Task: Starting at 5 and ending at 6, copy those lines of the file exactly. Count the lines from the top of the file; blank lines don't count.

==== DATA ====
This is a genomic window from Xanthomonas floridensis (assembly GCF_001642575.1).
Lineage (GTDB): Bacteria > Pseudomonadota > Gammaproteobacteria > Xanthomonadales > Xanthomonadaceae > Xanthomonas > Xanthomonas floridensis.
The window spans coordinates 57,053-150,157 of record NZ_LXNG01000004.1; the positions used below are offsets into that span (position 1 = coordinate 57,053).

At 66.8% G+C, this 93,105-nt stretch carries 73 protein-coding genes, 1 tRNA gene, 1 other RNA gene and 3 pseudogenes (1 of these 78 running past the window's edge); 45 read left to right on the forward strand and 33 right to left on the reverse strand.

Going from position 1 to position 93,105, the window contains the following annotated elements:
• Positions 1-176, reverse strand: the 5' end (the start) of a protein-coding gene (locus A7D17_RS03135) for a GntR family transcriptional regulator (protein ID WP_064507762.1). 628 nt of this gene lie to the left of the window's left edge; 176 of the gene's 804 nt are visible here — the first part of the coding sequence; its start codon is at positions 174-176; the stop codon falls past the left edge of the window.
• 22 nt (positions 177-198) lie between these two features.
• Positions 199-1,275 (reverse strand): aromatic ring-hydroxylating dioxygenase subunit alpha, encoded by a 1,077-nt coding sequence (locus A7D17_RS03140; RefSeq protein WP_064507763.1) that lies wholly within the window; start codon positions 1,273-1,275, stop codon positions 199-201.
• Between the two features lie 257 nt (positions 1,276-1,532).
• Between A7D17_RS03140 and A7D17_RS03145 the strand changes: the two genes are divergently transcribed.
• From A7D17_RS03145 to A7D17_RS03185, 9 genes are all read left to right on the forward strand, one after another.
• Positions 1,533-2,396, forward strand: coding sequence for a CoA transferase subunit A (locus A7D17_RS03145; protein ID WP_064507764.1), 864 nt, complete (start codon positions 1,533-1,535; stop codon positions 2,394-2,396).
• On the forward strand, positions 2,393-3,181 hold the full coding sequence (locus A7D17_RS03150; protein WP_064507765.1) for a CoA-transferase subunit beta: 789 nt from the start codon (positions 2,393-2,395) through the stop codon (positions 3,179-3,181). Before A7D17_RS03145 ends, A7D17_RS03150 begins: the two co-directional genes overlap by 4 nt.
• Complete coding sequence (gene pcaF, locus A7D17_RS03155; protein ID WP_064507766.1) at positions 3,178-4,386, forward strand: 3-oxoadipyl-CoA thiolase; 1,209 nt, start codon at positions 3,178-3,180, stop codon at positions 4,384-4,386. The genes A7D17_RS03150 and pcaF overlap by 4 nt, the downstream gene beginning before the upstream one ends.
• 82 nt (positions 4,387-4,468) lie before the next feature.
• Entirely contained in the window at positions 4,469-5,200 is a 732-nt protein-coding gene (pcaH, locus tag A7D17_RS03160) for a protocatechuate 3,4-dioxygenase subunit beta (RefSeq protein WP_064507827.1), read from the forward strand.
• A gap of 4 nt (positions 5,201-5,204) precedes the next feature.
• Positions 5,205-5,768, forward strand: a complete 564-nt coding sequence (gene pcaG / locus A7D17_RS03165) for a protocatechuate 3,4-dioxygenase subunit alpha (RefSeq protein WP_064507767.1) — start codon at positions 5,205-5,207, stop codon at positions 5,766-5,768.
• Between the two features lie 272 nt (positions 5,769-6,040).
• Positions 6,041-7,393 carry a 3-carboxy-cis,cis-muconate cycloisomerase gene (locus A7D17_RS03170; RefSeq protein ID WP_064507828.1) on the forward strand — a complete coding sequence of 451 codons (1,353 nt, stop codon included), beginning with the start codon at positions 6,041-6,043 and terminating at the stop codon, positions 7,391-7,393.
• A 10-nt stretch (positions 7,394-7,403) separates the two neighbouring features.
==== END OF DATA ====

Going from position 1 to position 93,105, the window contains the following annotated elements:
• Positions 1-176, reverse strand: the 5' end (the start) of a protein-coding gene (locus A7D17_RS03135) for a GntR family transcriptional regulator (protein ID WP_064507762.1). 628 nt of this gene lie to the left of the window's left edge; 176 of the gene's 804 nt are visible here — the first part of the coding sequence; its start codon is at positions 174-176; the stop codon falls past the left edge of the window.